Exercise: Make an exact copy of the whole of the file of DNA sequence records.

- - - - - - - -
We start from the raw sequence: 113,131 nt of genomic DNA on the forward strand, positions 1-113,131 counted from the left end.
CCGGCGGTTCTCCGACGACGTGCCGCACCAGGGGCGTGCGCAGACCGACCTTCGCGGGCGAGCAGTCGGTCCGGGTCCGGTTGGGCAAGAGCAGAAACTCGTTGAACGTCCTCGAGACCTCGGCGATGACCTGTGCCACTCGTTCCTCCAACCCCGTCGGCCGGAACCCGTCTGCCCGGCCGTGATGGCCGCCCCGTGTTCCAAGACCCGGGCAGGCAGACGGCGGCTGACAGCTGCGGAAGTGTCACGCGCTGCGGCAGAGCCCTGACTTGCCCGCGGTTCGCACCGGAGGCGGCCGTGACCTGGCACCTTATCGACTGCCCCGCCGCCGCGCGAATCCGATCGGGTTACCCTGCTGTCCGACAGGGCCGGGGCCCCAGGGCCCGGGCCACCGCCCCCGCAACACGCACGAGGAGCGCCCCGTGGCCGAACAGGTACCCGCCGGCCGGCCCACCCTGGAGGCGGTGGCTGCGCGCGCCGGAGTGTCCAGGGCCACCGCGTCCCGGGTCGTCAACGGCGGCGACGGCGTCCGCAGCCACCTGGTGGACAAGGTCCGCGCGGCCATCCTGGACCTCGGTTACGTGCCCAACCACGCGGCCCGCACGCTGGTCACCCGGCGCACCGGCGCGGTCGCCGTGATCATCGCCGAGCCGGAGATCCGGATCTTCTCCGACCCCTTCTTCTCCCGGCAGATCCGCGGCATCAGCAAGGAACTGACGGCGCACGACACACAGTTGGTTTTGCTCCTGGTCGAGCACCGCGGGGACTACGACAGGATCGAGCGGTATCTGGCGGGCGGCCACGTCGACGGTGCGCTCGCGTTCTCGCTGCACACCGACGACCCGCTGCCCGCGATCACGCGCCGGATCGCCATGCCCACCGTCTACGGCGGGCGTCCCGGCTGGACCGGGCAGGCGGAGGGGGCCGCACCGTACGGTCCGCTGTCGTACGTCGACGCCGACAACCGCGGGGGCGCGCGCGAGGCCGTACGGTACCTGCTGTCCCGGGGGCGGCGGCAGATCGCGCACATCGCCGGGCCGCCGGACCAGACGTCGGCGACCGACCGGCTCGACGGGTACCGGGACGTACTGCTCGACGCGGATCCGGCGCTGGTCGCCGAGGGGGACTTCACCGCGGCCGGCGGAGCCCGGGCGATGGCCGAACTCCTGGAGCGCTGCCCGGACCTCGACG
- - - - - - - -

We start from the raw sequence: 113,131 nt of genomic DNA on the forward strand, positions 1-113,131 counted from the left end.
CCGGCGGTTCTCCGACGACGTGCCGCACCAGGGGCGTGCGCAGACCGACCTTCGCGGGCGAGCAGTCGGTCCGGGTCCGGTTGGGCAAGAGCAGAAACTCGTTGAACGTCCTCGAGACCTCGGCGATGACCTGTGCCACTCGTTCCTCCAACCCCGTCGGCCGGAACCCGTCTGCCCGGCCGTGATGGCCGCCCCGTGTTCCAAGACCCGGGCAGGCAGACGGCGGCTGACAGCTGCGGAAGTGTCACGCGCTGCGGCAGAGCCCTGACTTGCCCGCGGTTCGCACCGGAGGCGGCCGTGACCTGGCACCTTATCGACTGCCCCGCCGCCGCGCGAATCCGATCGGGTTACCCTGCTGTCCGACAGGGCCGGGGCCCCAGGGCCCGGGCCACCGCCCCCGCAACACGCACGAGGAGCGCCCCGTGGCCGAACAGGTACCCGCCGGCCGGCCCACCCTGGAGGCGGTGGCTGCGCGCGCCGGAGTGTCCAGGGCCACCGCGTCCCGGGTCGTCAACGGCGGCGACGGCGTCCGCAGCCACCTGGTGGACAAGGTCCGCGCGGCCATCCTGGACCTCGGTTACGTGCCCAACCACGCGGCCCGCACGCTGGTCACCCGGCGCACCGGCGCGGTCGCCGTGATCATCGCCGAGCCGGAGATCCGGATCTTCTCCGACCCCTTCTTCTCCCGGCAGATCCGCGGCATCAGCAAGGAACTGACGGCGCACGACACACAGTTGGTTTTGCTCCTGGTCGAGCACCGCGGGGACTACGACAGGATCGAGCGGTATCTGGCGGGCGGCCACGTCGACGGTGCGCTCGCGTTCTCGCTGCACACCGACGACCCGCTGCCCGCGATCACGCGCCGGATCGCCATGCCCACCGTCTACGGCGGGCGTCCCGGCTGGACCGGGCAGGCGGAGGGGGCCGCACCGTACGGTCCGCTGTCGTACGTCGACGCCGACAACCGCGGGGGCGCGCGCGAGGCCGTACGGTACCTGCTGTCCCGGGGGCGGCGGCAGATCGCGCACATCGCCGGGCCGCCGGACCAGACGTCGGCGACCGACCGGCTCGACGGGTACCGGGACGTACTGCTCGACGCGGATCCGGCGCTGGTCGCCGAGGGGGACTTCACCGCGGCCGGCGGAGCCCGGGCGATGGCCGAACTCCTGGAGCGCTGCCCGGACCTCGACG